Mar 212009
 

vokzal1

The film Railway Station for Two begins and ends with a scene in a Siberian gulag. The above screenshot is from the opening scene. Excellent gulag photography in this film, btw. I love the above scene — not as a place to be, of course, but as an excellent portrayal of a northern winter in such a setting.

In Anna Lawton’s 1992 book, “Kinoglasnost: Soviet Cinema in our Time”, she says this about the movie:

Because of a car accident caused by his wife — a materialistic woman representative of the nouveau riche mentality — he is serving time in a labor camp, and is in fact hurrying back to prison after a brief leave.”

That’s not quite the way I understood it. I hesitate to say so, because Lawton speaks Russian and I don’t — certainly not enough to understand the parts of the movie where this is explained. But I can see what’s told in pictures.

My understanding is that most of the movie is a flashback. There are occasional flash-forward scenes to the gulag, but at the railway station, the character played by Oleg Basilashvili had not yet begun to serve his three year sentence. You can tell just from the haircut. At the railway station he still has the full head of hair appropriate to a concert pianist. In the prison it’s cut very short — there seems to be a standard-issue haircut for all Russian movie prisoners. It helps to make the point of how people in prison are dehumanized. (Though I think in some of the scenes they cheated a little and let him have a little more hair than most movie prisoners get.)

Reticulator

  • ///Thats not quite the way I understood it. I hesitate to say so, because Lawton speaks Russian and I dont certainly not enough to understand the parts of the movie where this is explained. But I can see whats told in pictures.///

    John,
    What the point would you like to clarify?
    Obviously, Basilashvili’s character got the incentive from the prison’s management for the good behaviour and labour – in form of the short leave.

    If I’m not mistaken, there is rule (law) to give a brief leave (with the definite regularity) to each prisoner to meet own wife/housband/close relatives…

    Has the American gulag really not such rule?

    ///…there seems to be a standard-issue haircut for all Russian movie prisoners. It helps to make the point of how people in prison are dehumanized. ///

    yes, like in army too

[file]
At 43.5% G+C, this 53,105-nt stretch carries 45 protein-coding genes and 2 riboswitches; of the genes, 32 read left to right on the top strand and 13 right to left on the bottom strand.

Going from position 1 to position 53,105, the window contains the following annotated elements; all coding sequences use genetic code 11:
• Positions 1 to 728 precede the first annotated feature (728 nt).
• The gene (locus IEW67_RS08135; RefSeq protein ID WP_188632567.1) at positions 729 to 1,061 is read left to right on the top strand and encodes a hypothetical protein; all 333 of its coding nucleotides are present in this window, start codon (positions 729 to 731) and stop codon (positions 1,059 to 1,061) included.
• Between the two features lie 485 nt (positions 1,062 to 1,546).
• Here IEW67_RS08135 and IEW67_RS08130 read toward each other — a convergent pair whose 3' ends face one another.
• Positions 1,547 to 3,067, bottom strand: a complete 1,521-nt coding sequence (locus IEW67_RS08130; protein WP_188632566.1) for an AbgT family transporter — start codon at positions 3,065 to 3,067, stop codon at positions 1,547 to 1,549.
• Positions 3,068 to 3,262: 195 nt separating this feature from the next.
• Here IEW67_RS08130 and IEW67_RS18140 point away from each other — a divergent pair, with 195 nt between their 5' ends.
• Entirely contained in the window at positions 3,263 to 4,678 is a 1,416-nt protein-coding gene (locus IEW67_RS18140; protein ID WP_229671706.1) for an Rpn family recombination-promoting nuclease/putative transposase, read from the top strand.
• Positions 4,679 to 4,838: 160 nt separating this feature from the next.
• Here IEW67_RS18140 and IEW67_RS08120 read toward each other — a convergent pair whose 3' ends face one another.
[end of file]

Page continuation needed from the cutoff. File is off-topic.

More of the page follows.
• Reticulator

    Alexander,

    Yes, the Basilashvili character got a leave to go to village outside the gulag to get the accordion repaired, and also to have a visit with the woman identified as his wife. There are U.S. prisons that also allow conjugal visits, and there are other systems of leave, depending on the type of prison.

    But I thought Lawton was saying that the scenes at the railway station, which happened when he was going to visit his father, were on leave from the gulag. But the English subtitles explain it in terms of the judicial proceedings not even having completed at that point. He was on a type of leave at that point, but not a leave from the labor camp.

    Is that the way you understand it?

    As to the short hair, it’s also done that way in the U.S. military. I’m not sure about U.S. prisons.

    BTW, your question about U.S. prisons reminded me about a bike ride I took to a prison in Alabama. Julia Tutwiler Prison I learned about it because of a man who had been incarcerated there in the 1930s and 1940s. He was allowed to go home to his wife on weekends — a point that somewhat surprised me when I read it.

  • aha, as I have undertood, your question about the beginning movie…
    Perhaps, a misunderstanding has arisen because of you used a term “gulag” that confused everything.

    Firstly, a term “gulag” is not used in conformity with Soviet/Russian prisons since 1960s to 1990s and 2000s etc. Now it’s historical term. I think it is approximately as if you would to use term “guantanamo” or “abu ghraib” in conformity with the prisons in Alabama…

    By the way, such wrong using in Hollywood movies about Russia often brings to funny/curious misunderstandings that Russian name as “klyukva” (cranberry that means “tall story”).

    As for the beginning movie…
    If I remember truly, Basillashvili character was accuseted and, so, had injunction from the procurators in form of the restriction on travel. He had not right to abandon the city. As I understand the procurators a temporary leniency him, because of his father.

    So, in that period Basilashivili character was yet before the court.

    If I am mistaken, though… and before it Basilashvili character was in the prison of preliminary imprisonment (however, he was before the court – I always thought so way), so he could get the procurators resolution to visit his farther in another town – and only, and in short time.

  • As for the prison of preliminary imprisonment, as I know, there is no short hair “fashion”… as a rule.

  • Asya Pereltsvaig

    Regarding the train station parts of the movie, I think you got it right: it happens before he starts to serve his sentence. As for the short haircut in Russian prisons, I have one word for you: LICE.